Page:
Cardiovascular risk in juvenile idiopathic arthritis

Rheumatology Department, Freeman Hospital, Newcastle upon Tyne Hospitals NHS Foundation Trust and Musculoskeletal Research Group, Institute for Cellular Medicine, Newcastle University, Newcastle upon Tyne, UK.
Rheumatology (Oxford, England) (Impact Factor: 4.48). 03/2013; 52(7). DOI: 10.1093/rheumatology/ket106
Source: PubMed


JIA is the most common chronic inflammatory arthritis in children and young people. More than one-third of individuals have persistent active disease into adulthood. In RA, there has been considerable interest in long-term cardiovascular outcomes. Increased cardiovascular mortality and morbidity have been observed and consensus guidelines recommend annual cardiovascular risk assessment for adults with RA. The increased risk is attributed to a higher prevalence of traditional cardiovascular risk factors and the role of systemic inflammation in the acceleration of atherosclerosis. The long-term risk of cardiovascular disease for individuals with JIA remains uncertain and guidance on risk assessment is not currently available. Given the potential for longer disease duration, it is possible that cardiovascular risk in this group surpasses that observed in adult-onset inflammatory arthritides. In this article, we consider the evidence for cardiovascular risk in JIA.

1 Follower
11 Reads
  • [Show abstract] [Hide abstract]
    ABSTRACT: JIA is the most common chronic inflammatory arthritis in children and young people and an estimated one-third of individuals will have persistent active disease into adulthood. There are a number of key differences in the clinical manifestations, assessment and management of JIA compared with adult-onset arthritis. Transition and transfer to adult services present significant challenges for many patients, their families and health care professionals. We describe key clinical issues relevant to adult rheumatology health care teams responsible for ongoing care of these young people.
    Rheumatology (Oxford, England) 07/2014; 53(12). DOI:10.1093/rheumatology/keu257 · 4.48 Impact Factor
  • Source
    [Show abstract] [Hide abstract]
    ABSTRACT: The study was aimed to evaluate cardiovascular risk parameters, body mass index (BMI) centiles for sex and age, and body fat percentage using the electric bioimpedance method in children with juvenile idiopathic arthritis (JIA). 30 children with JIA participated in the study. A control group included 20 children. Patients were well matched for the age and sex. The body mass and body fat percentage were determined using the segmental body composition analyser; the BMI centiles were determined. All patients had the following parameters determined: lipid profile, hsCRP, homocysteine, and IL-6. The intima media thickness (IMT) was measured. Patients with JIA had significantly lower body weight, BMI, and the BMI centile compared to the control group. The IL-6 levels were significantly higher in patients with JIA compared to the control group. There were no differences between two groups with regard to the lipid profile, % content of the fat tissue, homocysteine levels, hsCRP, and IMT. Further studies are necessary to search for reasons for lower BMI and BMI centile in children with JIA and to attempt to answer the question of whether lower BMI increases the cardiovascular risk in these patients, similarly as in patients with rheumatoid arthritis (RA).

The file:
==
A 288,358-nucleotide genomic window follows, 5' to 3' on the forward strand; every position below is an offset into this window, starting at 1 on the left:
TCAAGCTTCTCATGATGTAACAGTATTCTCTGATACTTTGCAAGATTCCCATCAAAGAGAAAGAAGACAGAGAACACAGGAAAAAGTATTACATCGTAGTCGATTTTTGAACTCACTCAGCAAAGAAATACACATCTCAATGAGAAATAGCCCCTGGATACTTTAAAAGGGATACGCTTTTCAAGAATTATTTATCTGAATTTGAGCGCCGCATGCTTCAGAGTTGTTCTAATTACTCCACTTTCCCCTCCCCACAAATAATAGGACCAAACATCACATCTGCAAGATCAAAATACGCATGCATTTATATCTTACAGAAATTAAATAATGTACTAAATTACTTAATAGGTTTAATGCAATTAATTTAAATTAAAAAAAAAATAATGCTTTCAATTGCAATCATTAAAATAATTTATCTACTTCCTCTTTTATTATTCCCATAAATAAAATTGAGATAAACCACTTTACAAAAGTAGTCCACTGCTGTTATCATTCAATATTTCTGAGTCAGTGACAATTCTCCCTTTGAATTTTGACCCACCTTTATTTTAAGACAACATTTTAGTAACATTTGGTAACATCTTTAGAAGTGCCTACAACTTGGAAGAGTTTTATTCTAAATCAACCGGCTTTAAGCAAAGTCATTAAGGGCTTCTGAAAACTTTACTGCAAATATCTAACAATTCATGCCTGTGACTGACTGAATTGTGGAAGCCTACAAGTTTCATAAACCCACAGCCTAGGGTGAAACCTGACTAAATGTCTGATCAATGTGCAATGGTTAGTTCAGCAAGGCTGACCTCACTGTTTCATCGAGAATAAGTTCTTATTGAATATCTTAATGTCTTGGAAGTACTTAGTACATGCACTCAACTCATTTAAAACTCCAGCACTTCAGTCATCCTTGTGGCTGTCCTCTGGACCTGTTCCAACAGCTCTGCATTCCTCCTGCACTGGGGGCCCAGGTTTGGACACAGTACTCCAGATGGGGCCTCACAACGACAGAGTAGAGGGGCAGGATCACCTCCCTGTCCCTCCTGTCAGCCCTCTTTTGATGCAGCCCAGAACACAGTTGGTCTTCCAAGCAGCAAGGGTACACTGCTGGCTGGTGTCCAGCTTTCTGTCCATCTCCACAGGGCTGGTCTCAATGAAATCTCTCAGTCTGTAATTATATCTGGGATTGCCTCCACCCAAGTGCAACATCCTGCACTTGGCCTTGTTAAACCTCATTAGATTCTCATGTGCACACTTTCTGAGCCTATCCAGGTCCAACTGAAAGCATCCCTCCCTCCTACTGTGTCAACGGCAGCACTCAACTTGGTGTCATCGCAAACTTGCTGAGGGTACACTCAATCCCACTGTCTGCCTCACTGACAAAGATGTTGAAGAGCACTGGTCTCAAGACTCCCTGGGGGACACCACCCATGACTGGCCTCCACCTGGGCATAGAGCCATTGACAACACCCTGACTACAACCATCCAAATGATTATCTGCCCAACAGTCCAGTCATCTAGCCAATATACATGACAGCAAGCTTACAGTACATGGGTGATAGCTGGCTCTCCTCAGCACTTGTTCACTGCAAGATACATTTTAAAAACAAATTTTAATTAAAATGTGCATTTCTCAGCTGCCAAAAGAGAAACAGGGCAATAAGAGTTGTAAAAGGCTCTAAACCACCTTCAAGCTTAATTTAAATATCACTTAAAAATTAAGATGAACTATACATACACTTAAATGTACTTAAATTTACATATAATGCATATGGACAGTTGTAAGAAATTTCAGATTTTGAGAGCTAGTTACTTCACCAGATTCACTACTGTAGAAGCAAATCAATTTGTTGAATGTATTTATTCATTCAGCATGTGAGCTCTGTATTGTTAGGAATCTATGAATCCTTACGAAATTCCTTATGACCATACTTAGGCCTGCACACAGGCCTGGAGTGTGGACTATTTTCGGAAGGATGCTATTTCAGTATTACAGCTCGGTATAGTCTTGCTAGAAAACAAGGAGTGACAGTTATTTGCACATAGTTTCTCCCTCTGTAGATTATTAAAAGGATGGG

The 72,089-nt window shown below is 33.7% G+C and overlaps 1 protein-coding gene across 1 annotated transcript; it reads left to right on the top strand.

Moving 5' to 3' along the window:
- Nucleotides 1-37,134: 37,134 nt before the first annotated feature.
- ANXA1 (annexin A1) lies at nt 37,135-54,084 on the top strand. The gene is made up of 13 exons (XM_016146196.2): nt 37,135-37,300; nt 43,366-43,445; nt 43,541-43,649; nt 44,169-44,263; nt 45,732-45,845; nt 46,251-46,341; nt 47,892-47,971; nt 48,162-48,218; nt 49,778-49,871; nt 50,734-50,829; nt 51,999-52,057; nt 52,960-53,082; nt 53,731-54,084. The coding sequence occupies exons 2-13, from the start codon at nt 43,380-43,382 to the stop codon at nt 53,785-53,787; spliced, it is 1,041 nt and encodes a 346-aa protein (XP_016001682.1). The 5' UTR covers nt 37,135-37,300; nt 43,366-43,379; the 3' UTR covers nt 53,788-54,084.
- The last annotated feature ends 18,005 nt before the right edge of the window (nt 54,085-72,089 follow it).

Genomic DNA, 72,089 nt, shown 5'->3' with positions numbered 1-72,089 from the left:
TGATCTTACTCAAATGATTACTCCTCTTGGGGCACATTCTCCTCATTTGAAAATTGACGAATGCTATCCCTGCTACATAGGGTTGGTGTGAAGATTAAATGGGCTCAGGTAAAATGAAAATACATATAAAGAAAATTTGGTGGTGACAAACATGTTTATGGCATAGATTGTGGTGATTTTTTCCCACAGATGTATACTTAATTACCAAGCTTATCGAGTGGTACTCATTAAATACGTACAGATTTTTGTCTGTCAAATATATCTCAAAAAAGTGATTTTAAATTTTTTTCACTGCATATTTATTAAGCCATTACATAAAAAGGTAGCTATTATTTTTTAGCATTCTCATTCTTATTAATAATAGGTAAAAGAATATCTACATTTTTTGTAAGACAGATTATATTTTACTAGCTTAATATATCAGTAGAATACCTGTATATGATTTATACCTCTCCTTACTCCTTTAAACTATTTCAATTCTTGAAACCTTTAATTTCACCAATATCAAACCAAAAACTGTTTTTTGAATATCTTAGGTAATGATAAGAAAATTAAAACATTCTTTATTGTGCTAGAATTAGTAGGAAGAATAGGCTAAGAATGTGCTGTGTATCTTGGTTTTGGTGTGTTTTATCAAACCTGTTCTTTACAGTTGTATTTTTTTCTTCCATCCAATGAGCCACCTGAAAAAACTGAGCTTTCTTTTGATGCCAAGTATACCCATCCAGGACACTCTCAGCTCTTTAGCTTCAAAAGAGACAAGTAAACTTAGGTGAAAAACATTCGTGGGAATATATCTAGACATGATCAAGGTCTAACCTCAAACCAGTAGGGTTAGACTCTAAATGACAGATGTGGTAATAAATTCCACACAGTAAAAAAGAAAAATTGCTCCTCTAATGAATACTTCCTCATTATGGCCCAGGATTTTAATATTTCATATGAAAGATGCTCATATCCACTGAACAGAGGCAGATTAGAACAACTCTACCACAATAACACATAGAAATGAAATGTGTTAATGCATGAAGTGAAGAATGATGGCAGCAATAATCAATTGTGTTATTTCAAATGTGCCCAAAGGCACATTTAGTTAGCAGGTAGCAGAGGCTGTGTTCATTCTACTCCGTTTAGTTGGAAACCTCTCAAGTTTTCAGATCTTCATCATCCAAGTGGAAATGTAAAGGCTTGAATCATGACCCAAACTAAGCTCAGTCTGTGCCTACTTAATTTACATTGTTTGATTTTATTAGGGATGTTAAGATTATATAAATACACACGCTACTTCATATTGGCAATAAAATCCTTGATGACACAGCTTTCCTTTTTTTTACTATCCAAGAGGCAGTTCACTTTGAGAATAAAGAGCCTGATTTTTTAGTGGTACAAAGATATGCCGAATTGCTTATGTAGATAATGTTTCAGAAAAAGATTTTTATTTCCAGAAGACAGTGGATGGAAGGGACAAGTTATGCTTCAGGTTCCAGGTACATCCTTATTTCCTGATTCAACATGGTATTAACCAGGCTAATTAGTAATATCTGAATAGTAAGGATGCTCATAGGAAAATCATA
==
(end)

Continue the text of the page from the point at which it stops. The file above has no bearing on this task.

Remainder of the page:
04/2015; 2015:619023. DOI:10.1155/2015/619023
  • [Show abstract] [Hide abstract]
    ABSTRACT: To analyze the prevalence of juvenile idiopathic arthritis (JIA) and diabetes end points in pediatric patients with type 1 diabetes. Patients with type 1 diabetes, recorded from 1995 up to September 2013 in the Diabetes Patienten Verlaufsdokumentation database (n = 54 911, <16 years of age, 47% girls), were analyzed. The patients' height, weight, and body mass index SDS, glycosylated hemoglobin A1c (HbA1c); insulin dose; hypertension and dyslipidemia prevalence; rate of hypoglycemic events; and ketoacidosis were compared between patients with and without JIA. To adjust for age, sex, diabetes duration, and migration background, data were analyzed in hierarchic multivariable regression models. The prevalence of JIA in type 1 diabetes was 106 of 54 911 patients; 66% were girls. Diabetes onset was earlier in children with JIA (7.2 years vs 8.3 years, P = .04). Children with JIA were smaller (SDS: -0.22 vs 0.09, P = .004). Correspondingly, weight SDS was lower in patients with JIA (-0.02 vs 0.22, P = .01). Body mass index SDS did not differ. HbA1c was marginally lower in children with JIA (63 mmol/mol [8.0%] vs 67 mmol/mol [8.3%], P = .06). Insulin requirement was greater in patients with JIA (1.03 vs 0.93 insulin units/weight/day, P = .003). Hypertension and dyslipidemia were comparable in both groups. The JIA-prevalence in patients with type 1 diabetes (0.19%) was considerably greater than in the general population (0.05%). Growth is influenced negatively by JIA. Surprisingly, HbA1c was somewhat lower in children with JIA, possibly because of a more intensive treatment or a latent hemolysis caused by the inflammation. Copyright © 2015 Elsevier Inc. All rights reserved.
    Journal of Pediatrics 01/2015; 166(4). DOI:10.1016/j.jpeds.2014.12.026 · 3.79 Impact Factor
Show more